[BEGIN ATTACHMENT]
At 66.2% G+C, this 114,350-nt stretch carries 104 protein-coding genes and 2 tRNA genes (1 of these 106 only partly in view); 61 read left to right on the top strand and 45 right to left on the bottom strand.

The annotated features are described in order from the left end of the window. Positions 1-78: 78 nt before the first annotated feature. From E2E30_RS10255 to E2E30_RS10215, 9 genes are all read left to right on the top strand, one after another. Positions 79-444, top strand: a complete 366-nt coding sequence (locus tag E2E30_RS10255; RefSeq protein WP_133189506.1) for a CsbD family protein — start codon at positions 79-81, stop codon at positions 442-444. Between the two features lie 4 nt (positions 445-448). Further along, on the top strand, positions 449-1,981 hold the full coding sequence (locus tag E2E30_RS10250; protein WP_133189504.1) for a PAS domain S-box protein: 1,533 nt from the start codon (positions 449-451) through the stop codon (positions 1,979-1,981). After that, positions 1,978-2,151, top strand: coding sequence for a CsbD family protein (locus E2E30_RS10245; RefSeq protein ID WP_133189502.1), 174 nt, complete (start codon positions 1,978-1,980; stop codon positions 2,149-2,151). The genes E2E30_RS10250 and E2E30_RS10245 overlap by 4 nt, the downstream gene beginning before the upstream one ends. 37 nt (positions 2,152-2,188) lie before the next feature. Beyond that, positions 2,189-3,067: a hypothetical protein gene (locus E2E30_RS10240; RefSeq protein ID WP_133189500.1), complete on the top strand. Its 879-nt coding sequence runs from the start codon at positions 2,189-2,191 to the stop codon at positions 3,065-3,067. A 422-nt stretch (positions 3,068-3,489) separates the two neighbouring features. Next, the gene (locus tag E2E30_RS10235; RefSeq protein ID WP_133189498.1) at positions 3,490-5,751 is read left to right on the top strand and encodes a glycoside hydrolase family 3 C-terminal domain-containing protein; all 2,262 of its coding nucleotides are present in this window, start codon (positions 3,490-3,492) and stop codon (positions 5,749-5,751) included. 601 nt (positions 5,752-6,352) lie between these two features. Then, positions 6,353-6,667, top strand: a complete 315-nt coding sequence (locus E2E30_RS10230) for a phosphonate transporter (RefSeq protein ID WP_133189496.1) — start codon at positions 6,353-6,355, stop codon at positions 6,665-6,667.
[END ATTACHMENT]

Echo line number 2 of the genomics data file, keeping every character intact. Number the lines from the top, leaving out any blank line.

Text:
The annotated features are described in order from the left end of the window. Positions 1-78: 78 nt before the first annotated feature. From E2E30_RS10255 to E2E30_RS10215, 9 genes are all read left to right on the top strand, one after another. Positions 79-444, top strand: a complete 366-nt coding sequence (locus tag E2E30_RS10255; RefSeq protein WP_133189506.1) for a CsbD family protein — start codon at positions 79-81, stop codon at positions 442-444. Between the two features lie 4 nt (positions 445-448). Further along, on the top strand, positions 449-1,981 hold the full coding sequence (locus tag E2E30_RS10250; protein WP_133189504.1) for a PAS domain S-box protein: 1,533 nt from the start codon (positions 449-451) through the stop codon (positions 1,979-1,981). After that, positions 1,978-2,151, top strand: coding sequence for a CsbD family protein (locus E2E30_RS10245; RefSeq protein ID WP_133189502.1), 174 nt, complete (start codon positions 1,978-1,980; stop codon positions 2,149-2,151). The genes E2E30_RS10250 and E2E30_RS10245 overlap by 4 nt, the downstream gene beginning before the upstream one ends. 37 nt (positions 2,152-2,188) lie before the next feature. Beyond that, positions 2,189-3,067: a hypothetical protein gene (locus E2E30_RS10240; RefSeq protein ID WP_133189500.1), complete on the top strand. Its 879-nt coding sequence runs from the start codon at positions 2,189-2,191 to the stop codon at positions 3,065-3,067. A 422-nt stretch (positions 3,068-3,489) separates the two neighbouring features. Next, the gene (locus tag E2E30_RS10235; RefSeq protein ID WP_133189498.1) at positions 3,490-5,751 is read left to right on the top strand and encodes a glycoside hydrolase family 3 C-terminal domain-containing protein; all 2,262 of its coding nucleotides are present in this window, start codon (positions 3,490-3,492) and stop codon (positions 5,749-5,751) included. 601 nt (positions 5,752-6,352) lie between these two features. Then, positions 6,353-6,667, top strand: a complete 315-nt coding sequence (locus E2E30_RS10230) for a phosphonate transporter (RefSeq protein ID WP_133189496.1) — start codon at positions 6,353-6,355, stop codon at positions 6,665-6,667.